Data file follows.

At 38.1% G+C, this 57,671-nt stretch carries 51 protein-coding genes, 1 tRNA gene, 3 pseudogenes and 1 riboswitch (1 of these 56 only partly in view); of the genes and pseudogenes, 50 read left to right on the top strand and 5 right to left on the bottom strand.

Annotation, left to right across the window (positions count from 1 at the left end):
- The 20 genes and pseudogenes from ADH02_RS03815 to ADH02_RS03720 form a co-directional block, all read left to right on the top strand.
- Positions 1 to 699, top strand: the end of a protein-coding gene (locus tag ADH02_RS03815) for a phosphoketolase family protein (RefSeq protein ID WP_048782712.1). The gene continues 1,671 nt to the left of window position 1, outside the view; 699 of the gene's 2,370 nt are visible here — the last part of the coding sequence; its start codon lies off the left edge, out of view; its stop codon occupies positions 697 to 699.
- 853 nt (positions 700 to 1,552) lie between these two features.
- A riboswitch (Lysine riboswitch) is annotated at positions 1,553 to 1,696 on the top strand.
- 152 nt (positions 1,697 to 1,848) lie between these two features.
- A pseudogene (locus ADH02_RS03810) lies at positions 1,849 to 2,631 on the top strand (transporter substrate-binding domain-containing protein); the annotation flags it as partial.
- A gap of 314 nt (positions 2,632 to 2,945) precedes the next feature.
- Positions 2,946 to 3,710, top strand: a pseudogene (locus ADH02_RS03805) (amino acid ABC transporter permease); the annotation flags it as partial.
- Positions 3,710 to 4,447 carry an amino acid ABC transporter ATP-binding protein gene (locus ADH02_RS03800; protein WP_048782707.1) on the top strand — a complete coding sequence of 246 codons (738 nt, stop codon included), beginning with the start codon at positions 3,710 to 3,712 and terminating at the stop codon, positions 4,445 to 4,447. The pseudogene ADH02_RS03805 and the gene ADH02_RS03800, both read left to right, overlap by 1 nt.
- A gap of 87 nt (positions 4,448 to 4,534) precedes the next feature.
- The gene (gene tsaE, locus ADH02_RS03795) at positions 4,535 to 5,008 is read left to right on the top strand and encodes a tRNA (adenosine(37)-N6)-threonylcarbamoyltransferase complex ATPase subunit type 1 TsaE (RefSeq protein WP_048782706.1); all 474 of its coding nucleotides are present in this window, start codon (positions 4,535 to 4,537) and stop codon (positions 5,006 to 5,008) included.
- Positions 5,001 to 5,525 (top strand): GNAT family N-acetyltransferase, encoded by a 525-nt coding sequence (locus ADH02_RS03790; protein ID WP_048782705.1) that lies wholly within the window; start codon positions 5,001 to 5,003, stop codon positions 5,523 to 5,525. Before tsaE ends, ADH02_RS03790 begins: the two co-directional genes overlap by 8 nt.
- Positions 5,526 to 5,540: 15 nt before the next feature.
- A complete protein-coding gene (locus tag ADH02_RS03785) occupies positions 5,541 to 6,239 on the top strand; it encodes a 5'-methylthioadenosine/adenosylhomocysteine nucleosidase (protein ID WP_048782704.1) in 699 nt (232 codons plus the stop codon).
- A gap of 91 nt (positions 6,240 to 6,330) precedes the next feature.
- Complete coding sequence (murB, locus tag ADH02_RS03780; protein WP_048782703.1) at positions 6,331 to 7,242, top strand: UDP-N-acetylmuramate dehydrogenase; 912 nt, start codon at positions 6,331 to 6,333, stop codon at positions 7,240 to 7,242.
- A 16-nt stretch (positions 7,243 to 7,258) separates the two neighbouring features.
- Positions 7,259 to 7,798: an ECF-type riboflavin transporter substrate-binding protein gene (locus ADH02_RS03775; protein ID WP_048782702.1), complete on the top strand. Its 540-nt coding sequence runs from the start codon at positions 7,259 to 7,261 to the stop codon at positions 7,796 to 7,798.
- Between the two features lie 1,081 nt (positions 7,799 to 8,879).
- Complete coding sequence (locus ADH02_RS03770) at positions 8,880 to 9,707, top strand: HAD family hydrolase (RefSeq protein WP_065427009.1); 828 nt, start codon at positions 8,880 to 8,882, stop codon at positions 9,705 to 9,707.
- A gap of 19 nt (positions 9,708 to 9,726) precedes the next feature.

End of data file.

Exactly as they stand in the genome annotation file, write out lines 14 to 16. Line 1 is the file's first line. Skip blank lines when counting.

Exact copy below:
- Positions 5,001 to 5,525 (top strand): GNAT family N-acetyltransferase, encoded by a 525-nt coding sequence (locus ADH02_RS03790; protein ID WP_048782705.1) that lies wholly within the window; start codon positions 5,001 to 5,003, stop codon positions 5,523 to 5,525. Before tsaE ends, ADH02_RS03790 begins: the two co-directional genes overlap by 8 nt.
- Positions 5,526 to 5,540: 15 nt before the next feature.
- A complete protein-coding gene (locus tag ADH02_RS03785) occupies positions 5,541 to 6,239 on the top strand; it encodes a 5'-methylthioadenosine/adenosylhomocysteine nucleosidase (protein ID WP_048782704.1) in 699 nt (232 codons plus the stop codon).